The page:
At 50 years old, Keith Edwards could still recall crying after her first day of seventh grade at Chapel Hill Junior High School.
Chapel Hill-Carrboro City Schools had begun desegregating, so Edwards could not attend Lincoln High School, an all-Black school in the district that she thought of as a cocoon.
“I ended up coming out as a butterfly with weakened wings," she told Robert Gilgor, a local documentarian, during an interview with UNC’s Southern Oral History Program in 2000. "I didn’t have enough room to fly when I went to an all-white school.”
This year marks 60 years since desegregation began in CHCCS. But even now, across the district’s 20 schools, white students access more opportunity and face less discipline than Black students, according to a Daily Tar Heel analysis of the most recently available federal, state and local data.
During the 2019-20 school year, about half of all CHCCS students were white, 10.9 percent were Black, 17.3 percent were Hispanic, 13.9 percent were Asian and 7.3 percent were multiracial, according to data from the Department of Public Instruction.
But last school year, white students in the district were 3.5 times more likely to be identified as academically or intellectually gifted — a designation that allows access to more advanced and specialized instruction — than their Black peers, while Black students in the district were 15.8 times more likely to be suspended than their white peers.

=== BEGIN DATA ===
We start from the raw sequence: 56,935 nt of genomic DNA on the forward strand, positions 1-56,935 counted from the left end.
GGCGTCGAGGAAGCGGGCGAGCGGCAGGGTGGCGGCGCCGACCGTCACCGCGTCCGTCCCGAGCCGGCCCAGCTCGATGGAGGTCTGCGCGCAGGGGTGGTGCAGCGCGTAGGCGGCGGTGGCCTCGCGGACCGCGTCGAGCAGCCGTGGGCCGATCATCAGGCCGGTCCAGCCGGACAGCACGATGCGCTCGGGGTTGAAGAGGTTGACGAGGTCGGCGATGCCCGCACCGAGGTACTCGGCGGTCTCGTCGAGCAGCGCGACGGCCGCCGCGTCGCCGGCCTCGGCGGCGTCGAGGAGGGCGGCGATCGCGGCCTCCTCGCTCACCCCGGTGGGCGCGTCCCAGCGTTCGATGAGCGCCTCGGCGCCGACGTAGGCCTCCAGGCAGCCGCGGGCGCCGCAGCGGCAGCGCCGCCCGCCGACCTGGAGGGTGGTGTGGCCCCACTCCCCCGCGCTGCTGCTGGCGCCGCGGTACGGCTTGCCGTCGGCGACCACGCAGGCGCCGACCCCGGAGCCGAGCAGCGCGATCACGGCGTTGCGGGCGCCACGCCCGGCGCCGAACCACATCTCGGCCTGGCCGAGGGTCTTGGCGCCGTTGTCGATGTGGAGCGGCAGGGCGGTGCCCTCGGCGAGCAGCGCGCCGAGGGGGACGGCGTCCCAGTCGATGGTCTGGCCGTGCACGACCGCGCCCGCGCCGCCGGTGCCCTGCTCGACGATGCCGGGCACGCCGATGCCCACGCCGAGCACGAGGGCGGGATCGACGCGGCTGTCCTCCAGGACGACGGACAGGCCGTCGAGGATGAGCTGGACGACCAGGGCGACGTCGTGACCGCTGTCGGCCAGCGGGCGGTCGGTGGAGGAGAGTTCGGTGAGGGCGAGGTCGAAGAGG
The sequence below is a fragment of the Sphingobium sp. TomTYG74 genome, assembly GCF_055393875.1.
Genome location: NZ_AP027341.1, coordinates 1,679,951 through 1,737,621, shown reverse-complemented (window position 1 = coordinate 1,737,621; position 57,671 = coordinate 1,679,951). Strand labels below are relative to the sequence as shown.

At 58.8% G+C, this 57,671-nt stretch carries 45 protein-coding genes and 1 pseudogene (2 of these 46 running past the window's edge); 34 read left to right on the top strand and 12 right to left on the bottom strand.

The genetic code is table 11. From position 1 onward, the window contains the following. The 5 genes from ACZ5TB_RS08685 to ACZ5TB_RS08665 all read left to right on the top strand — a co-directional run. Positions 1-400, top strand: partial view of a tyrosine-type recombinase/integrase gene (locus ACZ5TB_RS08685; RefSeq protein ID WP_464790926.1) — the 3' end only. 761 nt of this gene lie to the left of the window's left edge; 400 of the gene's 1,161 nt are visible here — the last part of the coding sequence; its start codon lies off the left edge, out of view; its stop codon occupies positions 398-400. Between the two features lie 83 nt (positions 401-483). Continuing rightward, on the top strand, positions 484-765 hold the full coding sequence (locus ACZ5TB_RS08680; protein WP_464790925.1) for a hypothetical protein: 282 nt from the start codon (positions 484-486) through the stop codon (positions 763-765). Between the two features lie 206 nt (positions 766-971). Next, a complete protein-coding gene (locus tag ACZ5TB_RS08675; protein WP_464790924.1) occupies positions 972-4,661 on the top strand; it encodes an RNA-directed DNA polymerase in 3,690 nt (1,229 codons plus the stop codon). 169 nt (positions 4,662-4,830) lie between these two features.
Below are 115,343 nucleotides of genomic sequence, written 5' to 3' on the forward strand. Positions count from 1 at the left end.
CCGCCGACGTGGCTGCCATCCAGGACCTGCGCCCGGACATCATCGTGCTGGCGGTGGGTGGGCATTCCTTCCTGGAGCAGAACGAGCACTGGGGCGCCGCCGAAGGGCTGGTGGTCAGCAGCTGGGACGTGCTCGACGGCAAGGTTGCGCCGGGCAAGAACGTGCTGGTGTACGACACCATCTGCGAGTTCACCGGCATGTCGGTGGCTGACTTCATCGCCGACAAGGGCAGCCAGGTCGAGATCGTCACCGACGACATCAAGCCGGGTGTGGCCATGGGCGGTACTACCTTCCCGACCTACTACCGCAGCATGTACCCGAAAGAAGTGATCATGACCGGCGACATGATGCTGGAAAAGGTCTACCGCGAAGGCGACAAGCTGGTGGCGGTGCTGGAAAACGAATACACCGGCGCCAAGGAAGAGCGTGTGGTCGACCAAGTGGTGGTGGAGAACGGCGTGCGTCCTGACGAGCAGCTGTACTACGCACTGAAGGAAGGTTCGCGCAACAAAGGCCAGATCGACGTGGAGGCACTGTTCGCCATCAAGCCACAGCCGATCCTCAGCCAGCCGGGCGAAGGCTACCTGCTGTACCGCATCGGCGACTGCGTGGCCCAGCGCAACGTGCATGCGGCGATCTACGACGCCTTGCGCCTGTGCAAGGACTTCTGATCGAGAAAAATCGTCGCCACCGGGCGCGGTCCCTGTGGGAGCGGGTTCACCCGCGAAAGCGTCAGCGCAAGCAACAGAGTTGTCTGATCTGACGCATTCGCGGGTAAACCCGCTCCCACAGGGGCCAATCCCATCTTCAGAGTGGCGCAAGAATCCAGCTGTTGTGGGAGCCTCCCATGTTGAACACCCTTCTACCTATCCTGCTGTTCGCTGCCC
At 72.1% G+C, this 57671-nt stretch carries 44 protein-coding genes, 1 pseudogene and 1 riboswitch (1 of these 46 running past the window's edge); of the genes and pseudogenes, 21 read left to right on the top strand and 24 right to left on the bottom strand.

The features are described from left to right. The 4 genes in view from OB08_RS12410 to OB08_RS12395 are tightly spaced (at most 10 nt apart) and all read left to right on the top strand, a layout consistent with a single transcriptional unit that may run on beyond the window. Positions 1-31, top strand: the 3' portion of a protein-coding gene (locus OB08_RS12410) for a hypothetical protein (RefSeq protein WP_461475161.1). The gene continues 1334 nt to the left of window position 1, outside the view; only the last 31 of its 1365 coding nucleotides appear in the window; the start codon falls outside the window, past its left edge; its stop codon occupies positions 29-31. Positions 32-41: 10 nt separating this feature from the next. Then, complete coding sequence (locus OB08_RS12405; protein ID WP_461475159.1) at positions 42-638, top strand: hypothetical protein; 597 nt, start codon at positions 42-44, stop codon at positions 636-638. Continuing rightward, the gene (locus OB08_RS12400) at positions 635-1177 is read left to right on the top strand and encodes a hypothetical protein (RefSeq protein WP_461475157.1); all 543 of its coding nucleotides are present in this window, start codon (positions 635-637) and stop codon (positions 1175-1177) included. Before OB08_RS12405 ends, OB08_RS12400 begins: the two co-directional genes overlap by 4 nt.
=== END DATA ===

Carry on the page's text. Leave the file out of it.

Statewide, white children were 3.7 times more likely to be in a gifted program than their Black peers. Black children were four times more likely to be suspended than their white peers.
“It’s commonly said that (Chapel Hill) has the second largest achievement gap in the country,” Jeff Nash, executive director of community relations for CHCCS, said. “It’s unacceptable, and we’ve known that. We’ve been working on it.”
Nash said steps to address the district’s racial disparities include developing a strategic plan, which would generate the district’s priorities and goals by “including a very diverse group of people from our community." He also said CHCCS plans to conduct an equity audit.